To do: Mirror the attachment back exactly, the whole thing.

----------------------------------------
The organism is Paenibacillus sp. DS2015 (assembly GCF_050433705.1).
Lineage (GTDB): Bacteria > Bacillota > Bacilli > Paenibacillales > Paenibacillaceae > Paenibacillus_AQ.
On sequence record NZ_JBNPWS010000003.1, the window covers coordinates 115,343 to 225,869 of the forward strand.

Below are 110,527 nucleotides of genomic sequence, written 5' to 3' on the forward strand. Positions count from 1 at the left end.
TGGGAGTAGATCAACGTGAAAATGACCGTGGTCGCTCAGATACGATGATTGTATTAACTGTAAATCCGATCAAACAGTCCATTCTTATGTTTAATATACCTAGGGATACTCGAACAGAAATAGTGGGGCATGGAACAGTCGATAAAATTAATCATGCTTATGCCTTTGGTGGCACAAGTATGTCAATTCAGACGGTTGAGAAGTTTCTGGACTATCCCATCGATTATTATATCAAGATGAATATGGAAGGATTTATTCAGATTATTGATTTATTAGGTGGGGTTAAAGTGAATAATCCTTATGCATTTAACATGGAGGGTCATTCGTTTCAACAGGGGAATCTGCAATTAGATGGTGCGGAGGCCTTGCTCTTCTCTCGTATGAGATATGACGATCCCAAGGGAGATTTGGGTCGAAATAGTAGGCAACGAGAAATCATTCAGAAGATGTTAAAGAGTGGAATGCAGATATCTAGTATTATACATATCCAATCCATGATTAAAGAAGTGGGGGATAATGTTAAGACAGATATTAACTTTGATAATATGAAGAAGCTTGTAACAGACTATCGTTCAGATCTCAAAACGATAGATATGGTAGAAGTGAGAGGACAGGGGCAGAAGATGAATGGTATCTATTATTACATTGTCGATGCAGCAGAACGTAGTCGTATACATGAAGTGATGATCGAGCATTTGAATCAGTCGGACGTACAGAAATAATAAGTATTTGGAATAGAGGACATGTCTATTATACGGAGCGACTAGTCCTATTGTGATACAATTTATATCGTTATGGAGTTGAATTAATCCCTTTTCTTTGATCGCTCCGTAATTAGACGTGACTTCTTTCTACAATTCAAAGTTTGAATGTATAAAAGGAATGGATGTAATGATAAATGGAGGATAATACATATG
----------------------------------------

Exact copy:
The organism is Paenibacillus sp. DS2015 (assembly GCF_050433705.1).
Lineage (GTDB): Bacteria > Bacillota > Bacilli > Paenibacillales > Paenibacillaceae > Paenibacillus_AQ.
On sequence record NZ_JBNPWS010000003.1, the window covers coordinates 115,343 to 225,869 of the forward strand.

Below are 110,527 nucleotides of genomic sequence, written 5' to 3' on the forward strand. Positions count from 1 at the left end.
TGGGAGTAGATCAACGTGAAAATGACCGTGGTCGCTCAGATACGATGATTGTATTAACTGTAAATCCGATCAAACAGTCCATTCTTATGTTTAATATACCTAGGGATACTCGAACAGAAATAGTGGGGCATGGAACAGTCGATAAAATTAATCATGCTTATGCCTTTGGTGGCACAAGTATGTCAATTCAGACGGTTGAGAAGTTTCTGGACTATCCCATCGATTATTATATCAAGATGAATATGGAAGGATTTATTCAGATTATTGATTTATTAGGTGGGGTTAAAGTGAATAATCCTTATGCATTTAACATGGAGGGTCATTCGTTTCAACAGGGGAATCTGCAATTAGATGGTGCGGAGGCCTTGCTCTTCTCTCGTATGAGATATGACGATCCCAAGGGAGATTTGGGTCGAAATAGTAGGCAACGAGAAATCATTCAGAAGATGTTAAAGAGTGGAATGCAGATATCTAGTATTATACATATCCAATCCATGATTAAAGAAGTGGGGGATAATGTTAAGACAGATATTAACTTTGATAATATGAAGAAGCTTGTAACAGACTATCGTTCAGATCTCAAAACGATAGATATGGTAGAAGTGAGAGGACAGGGGCAGAAGATGAATGGTATCTATTATTACATTGTCGATGCAGCAGAACGTAGTCGTATACATGAAGTGATGATCGAGCATTTGAATCAGTCGGACGTACAGAAATAATAAGTATTTGGAATAGAGGACATGTCTATTATACGGAGCGACTAGTCCTATTGTGATACAATTTATATCGTTATGGAGTTGAATTAATCCCTTTTCTTTGATCGCTCCGTAATTAGACGTGACTTCTTTCTACAATTCAAAGTTTGAATGTATAAAAGGAATGGATGTAATGATAAATGGAGGATAATACATATG